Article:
A night vision device works by taking existing light, whether infra-red, moonlight or starlight, and changing it into visible light. This visible light is amplified to the point where it may be viewed in the device's eyepiece. The process, where the existing light (made up of photons) moves through a photocathode tube, changes to electrons that are electro-chemically amplified and then driven against a phosphorus screen to return them to visible light, gives the final image a green hue. Night vision devices are referred to by what "Generation" they are. Each generation has a different type of intensifier tube.
1st Generation amplifies light several thousand times. The image will generally be sharp in the center and slightly blurry around the edges, allowing wildlife observation or for general security use. A 1st generation will hum when on, it may continue to glow for some time after it is turned off, but is the least expensive type of night vision device.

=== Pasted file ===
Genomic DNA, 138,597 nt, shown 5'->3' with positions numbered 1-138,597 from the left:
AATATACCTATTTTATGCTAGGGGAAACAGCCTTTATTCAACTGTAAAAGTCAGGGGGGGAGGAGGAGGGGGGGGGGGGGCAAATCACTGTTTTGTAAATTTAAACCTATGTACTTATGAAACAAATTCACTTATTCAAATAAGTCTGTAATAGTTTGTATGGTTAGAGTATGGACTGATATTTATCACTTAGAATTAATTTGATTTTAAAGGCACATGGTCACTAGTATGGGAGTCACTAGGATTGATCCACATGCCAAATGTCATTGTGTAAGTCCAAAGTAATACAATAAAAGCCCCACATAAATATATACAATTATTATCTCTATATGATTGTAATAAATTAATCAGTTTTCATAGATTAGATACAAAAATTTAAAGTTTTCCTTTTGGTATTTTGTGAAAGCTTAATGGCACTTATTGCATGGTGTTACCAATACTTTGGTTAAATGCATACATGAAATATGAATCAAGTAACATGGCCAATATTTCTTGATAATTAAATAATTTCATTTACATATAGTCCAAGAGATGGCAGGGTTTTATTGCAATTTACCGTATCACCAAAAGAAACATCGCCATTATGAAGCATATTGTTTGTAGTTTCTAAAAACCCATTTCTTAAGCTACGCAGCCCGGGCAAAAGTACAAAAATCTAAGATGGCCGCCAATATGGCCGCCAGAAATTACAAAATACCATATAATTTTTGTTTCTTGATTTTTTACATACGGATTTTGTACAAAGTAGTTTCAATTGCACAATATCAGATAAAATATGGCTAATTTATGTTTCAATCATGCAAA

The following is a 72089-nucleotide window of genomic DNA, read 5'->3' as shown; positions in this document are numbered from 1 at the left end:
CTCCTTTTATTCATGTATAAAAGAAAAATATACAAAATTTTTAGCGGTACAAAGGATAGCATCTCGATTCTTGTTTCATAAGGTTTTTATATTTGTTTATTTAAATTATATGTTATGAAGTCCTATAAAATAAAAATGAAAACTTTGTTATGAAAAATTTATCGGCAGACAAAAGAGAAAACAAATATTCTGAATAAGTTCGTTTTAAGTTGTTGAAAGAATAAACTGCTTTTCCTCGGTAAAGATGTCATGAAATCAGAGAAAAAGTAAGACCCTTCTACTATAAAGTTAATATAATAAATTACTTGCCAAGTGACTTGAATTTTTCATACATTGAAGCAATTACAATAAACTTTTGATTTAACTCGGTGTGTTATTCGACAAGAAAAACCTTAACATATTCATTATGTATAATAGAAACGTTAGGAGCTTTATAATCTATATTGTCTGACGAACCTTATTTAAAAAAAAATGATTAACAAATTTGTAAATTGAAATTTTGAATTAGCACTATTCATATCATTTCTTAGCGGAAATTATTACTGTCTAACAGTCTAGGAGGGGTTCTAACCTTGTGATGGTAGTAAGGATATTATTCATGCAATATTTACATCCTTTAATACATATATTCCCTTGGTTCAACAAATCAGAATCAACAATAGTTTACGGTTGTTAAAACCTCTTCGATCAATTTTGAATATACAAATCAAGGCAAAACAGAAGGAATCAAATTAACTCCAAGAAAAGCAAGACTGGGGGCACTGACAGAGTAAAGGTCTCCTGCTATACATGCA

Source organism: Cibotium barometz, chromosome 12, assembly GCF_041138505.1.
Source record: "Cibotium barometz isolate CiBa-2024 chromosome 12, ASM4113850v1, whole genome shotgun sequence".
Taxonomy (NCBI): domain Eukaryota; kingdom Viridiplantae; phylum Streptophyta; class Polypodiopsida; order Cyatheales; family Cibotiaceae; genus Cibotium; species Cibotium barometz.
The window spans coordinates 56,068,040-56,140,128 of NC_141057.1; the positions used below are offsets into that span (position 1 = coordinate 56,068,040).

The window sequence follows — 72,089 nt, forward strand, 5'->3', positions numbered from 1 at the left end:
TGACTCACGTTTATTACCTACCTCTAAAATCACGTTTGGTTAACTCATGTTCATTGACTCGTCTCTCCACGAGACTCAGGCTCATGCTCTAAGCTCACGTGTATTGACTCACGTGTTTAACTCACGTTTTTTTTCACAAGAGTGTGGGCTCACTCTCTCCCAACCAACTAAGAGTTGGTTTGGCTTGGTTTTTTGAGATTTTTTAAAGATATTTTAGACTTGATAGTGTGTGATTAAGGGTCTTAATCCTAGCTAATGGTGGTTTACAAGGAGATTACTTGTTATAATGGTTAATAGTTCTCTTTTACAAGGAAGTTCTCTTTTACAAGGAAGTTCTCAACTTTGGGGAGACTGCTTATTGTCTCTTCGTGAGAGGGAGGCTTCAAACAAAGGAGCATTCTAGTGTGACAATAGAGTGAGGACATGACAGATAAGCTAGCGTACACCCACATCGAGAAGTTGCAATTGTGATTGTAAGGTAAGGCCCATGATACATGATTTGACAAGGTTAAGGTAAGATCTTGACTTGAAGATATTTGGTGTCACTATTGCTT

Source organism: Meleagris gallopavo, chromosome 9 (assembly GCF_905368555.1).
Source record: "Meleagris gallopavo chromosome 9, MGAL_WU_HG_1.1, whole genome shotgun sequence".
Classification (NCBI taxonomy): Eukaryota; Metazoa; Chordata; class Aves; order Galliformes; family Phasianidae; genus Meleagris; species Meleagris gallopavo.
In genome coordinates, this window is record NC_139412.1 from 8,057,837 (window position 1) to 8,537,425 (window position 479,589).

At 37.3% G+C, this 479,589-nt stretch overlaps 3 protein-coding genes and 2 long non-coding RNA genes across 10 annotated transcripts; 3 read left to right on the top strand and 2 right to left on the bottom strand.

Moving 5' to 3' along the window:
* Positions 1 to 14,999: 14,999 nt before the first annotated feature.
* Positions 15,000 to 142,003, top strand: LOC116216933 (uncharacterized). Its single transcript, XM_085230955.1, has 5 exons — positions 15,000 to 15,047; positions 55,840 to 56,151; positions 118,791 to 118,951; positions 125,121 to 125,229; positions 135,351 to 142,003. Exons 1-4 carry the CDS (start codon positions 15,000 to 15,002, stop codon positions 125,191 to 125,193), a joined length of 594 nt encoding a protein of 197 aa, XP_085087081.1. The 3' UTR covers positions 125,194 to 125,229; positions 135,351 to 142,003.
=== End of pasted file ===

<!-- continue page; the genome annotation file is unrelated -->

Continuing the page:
2nd Generation has an extra process because a micro-channel plate is directly behind the photocathode tube and amplifies the light many times more than a 1st generation. The image is sharper and brighter.
3rd Generation has a chemical added to the photocathode and a film is added to increase tube life. These changes give excellent low light performance.
4th Generation does not use the film in the 3rd generation but uses a radically different way in which power is supplied to the unit. Image resolution is increased and there is a significant decrease in interference from bright light sources. Range is increased. The US Military does not use the 4th generation designation. These devices are referred to as "Filmless & Gated".
Regardless of generation, the image may have some black spots on it. These do not affect the performance or reliability of the device and should not be considered defects.